It is understandable that regulators and central bankers, who are paid to worry on the public’s behalf, have been asking questions about the financial-stability risks associated with this remarkable growth. Since the main investors are wealthy individuals or large funds, the consumer-protection dimension is less salient, and does not offer particularly strong grounds for regulatory action, as the SEC just discovered.

When it comes to stability risks, however, central bankers have noticeably divergent views on how seriously to treat the problem. The US Federal Reserve concluded last year that the “financial stability risks from private credit funds appear limited.” Though the funds have grown rapidly, they typically use little leverage, and investor redemption risks seem to be low.

By contrast, the BOE points to worrying signs that “the significant interlinkages between private credit markets, leveraged lending, and private equity activity make them vulnerable to correlated stresses.” Investors, unable to liquidate private credit assets, may sell other assets to reduce their exposure, transmitting risks to other parts of the financial sector. The BOE well remembers the crisis in the UK pension-funds sector in 2022, when funds unloaded assets rapidly during the ill-fated, short-lived Liz Truss government.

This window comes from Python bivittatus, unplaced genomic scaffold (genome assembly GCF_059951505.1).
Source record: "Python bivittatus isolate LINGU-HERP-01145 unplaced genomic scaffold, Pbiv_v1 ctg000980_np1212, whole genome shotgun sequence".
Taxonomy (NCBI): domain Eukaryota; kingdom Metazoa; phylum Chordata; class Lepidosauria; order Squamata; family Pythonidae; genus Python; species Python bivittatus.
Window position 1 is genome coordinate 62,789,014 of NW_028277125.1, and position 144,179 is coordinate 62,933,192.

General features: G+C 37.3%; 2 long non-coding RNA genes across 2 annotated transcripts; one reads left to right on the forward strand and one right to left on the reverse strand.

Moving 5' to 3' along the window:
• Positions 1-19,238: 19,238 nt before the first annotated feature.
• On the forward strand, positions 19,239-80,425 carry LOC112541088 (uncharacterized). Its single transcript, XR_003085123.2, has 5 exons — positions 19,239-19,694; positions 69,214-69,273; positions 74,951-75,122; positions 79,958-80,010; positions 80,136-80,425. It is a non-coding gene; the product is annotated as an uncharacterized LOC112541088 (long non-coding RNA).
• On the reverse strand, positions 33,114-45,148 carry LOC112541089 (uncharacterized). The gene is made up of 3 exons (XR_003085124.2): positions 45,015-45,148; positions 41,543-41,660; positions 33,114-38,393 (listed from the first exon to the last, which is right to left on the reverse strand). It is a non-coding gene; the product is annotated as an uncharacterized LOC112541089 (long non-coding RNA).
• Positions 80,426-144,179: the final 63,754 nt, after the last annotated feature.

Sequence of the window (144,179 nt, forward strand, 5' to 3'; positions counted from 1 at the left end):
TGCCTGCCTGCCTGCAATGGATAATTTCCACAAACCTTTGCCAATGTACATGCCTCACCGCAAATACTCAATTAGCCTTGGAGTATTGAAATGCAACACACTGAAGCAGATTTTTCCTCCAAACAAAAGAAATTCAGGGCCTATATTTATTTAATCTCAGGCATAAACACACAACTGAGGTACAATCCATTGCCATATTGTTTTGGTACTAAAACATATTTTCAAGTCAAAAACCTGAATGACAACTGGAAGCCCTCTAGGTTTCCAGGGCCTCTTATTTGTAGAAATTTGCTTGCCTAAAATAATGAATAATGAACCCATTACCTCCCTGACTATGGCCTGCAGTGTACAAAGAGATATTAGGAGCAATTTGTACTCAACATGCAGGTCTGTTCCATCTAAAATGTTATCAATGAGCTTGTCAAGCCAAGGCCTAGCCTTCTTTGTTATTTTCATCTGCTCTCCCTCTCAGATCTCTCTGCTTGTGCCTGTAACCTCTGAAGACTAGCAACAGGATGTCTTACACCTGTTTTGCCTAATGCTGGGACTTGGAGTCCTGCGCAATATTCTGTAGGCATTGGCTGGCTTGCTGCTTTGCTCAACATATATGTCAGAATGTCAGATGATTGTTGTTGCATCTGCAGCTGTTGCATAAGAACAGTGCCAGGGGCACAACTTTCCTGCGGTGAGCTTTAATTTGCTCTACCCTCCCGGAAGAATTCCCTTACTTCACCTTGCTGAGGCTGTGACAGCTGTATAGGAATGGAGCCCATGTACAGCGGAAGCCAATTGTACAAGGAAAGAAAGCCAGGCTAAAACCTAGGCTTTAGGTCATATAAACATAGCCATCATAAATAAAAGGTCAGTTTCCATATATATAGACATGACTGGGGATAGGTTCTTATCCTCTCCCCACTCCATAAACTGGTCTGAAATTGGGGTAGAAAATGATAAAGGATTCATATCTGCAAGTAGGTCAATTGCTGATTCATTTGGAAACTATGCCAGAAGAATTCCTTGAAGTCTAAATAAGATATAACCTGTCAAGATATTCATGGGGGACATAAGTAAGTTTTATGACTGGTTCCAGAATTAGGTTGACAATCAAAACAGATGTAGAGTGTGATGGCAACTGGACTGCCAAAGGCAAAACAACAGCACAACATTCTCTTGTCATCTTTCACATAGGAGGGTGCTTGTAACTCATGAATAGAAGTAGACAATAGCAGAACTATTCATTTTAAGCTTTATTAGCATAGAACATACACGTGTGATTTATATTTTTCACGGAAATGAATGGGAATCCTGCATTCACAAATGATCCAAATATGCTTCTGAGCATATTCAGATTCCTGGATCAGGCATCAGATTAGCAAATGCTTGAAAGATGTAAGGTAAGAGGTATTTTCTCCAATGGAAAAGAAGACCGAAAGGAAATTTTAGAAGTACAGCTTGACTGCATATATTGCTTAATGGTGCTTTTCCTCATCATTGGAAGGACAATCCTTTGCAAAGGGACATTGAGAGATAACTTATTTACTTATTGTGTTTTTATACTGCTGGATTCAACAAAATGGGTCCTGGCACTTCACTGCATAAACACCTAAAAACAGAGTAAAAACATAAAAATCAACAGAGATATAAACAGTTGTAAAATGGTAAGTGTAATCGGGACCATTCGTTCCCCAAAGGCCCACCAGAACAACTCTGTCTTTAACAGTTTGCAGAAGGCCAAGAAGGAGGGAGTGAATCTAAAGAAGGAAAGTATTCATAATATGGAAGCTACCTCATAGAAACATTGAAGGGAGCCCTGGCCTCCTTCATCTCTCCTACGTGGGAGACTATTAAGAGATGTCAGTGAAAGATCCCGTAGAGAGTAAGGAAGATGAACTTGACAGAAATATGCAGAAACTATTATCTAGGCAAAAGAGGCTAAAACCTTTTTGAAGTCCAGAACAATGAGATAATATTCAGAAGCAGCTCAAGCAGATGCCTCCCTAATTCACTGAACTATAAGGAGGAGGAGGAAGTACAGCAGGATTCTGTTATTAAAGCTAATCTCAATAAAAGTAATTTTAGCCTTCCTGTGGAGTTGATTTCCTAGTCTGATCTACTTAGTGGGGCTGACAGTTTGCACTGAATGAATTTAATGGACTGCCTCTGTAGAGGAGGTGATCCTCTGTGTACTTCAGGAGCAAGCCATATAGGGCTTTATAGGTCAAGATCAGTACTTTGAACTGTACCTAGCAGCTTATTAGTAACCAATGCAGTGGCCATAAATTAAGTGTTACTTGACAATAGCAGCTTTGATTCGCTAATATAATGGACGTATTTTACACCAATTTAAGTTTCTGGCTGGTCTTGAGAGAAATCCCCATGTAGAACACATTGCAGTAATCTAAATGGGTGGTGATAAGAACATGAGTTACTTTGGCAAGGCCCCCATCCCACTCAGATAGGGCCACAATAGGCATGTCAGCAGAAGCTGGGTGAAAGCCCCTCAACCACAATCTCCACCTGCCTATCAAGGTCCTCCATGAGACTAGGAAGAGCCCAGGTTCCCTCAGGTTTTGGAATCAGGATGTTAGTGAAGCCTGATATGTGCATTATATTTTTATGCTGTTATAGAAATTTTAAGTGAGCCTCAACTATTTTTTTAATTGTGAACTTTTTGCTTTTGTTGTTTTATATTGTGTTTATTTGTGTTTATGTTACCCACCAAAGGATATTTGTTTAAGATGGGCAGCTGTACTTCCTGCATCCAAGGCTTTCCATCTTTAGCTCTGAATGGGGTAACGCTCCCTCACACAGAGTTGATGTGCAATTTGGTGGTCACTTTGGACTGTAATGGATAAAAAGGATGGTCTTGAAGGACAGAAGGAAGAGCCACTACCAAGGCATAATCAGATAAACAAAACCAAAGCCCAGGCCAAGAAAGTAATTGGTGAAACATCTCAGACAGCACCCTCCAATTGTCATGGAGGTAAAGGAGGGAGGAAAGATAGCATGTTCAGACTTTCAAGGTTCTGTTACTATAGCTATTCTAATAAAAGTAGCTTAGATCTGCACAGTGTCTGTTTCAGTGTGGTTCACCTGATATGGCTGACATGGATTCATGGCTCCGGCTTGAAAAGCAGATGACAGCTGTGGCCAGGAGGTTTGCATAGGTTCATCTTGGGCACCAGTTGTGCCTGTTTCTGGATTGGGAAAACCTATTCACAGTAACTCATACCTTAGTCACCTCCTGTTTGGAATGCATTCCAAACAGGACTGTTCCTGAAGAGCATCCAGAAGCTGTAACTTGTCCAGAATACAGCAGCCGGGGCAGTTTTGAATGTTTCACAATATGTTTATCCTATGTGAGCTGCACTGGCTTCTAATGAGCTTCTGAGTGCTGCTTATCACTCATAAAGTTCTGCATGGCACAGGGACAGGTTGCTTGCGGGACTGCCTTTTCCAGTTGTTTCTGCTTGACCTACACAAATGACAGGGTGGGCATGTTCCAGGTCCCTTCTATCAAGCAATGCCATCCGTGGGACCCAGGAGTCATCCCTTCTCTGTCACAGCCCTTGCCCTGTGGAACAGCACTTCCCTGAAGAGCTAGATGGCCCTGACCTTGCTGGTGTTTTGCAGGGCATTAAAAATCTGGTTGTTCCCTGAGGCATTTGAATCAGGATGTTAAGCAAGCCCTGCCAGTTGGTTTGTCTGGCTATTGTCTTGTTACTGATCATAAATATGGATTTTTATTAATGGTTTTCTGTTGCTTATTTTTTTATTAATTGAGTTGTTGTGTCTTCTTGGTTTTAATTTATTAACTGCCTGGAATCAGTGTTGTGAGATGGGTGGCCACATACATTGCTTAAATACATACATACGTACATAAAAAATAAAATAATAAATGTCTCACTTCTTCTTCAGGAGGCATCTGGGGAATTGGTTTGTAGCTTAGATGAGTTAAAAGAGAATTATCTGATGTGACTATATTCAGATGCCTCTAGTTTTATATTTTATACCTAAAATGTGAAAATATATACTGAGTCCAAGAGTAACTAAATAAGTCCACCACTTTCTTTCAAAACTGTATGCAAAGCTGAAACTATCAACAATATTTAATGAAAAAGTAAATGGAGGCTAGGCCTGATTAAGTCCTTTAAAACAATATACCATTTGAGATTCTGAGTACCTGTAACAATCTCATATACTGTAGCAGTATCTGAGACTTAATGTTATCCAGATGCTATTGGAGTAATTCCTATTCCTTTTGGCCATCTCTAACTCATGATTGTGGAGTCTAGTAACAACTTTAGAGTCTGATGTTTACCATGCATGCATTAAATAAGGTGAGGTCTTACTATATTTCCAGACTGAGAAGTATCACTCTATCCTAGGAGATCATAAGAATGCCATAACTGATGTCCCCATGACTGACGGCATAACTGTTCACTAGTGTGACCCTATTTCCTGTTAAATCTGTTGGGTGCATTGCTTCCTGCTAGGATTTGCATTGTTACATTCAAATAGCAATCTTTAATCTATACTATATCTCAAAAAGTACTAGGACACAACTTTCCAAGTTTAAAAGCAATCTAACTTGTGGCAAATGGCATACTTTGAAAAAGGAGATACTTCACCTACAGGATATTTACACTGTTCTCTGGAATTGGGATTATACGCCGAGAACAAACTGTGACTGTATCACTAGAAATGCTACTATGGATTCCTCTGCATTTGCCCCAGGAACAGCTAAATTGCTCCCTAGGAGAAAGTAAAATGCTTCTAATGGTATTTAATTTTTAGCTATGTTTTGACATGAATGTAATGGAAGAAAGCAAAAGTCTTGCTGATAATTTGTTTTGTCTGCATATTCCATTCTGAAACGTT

The European Central Bank is even more concerned, pointing again to the interaction between private funds and other parts of the financial system, and to the risk of lower underwriting and credit standards. It notes that private credit funds “have started bundling their debt into collateralized loan obligation (CLO) vehicles, which are sold to investors in tranches.”

But the ECB also acknowledges countervailing financial-stability benefits: more diversified funding sources reduce the reliance on credit provided through the banking system. The European Union has long been too heavily dependent on banks, and the ECB has long sought to stimulate alternative funding sources provided through the capital markets. So, its net assessment is that the financial-stability risks “seem contained in the euro area.”

Still, both the BOE and the ECB point to the problem of data scarcity, which makes monitoring difficult. Writing before the New Orleans court judgment, the BOE explicitly looked forward to the enhanced transparency that the proposed SEC rule might provide. Thus, in exceeding its legal authority and proposing a heavy-handed approach, the SEC has, unfortunately, set back the cause of achieving greater transparency.

Since central banks do have a legitimate interest in the scale of private credit provision – for both financial-stability and monetary-policy reasons – they will need to find an alternative lens, perhaps looking through banks’ and broker-dealers’ interactions with the private markets. Investors and lenders alike also have an interest in learning more about these enormous markets. The FSB should take up the challenge, now that the SEC has failed.

Howard Davies: The first chairman of the United Kingdom’s Financial Services Authority (1997-2003), is Chairman of NatWest Group. He was Director of the London School of Economics (2003-11) and served as Deputy Governor of the Bank of England and Director-General of the Confederation of British Industry.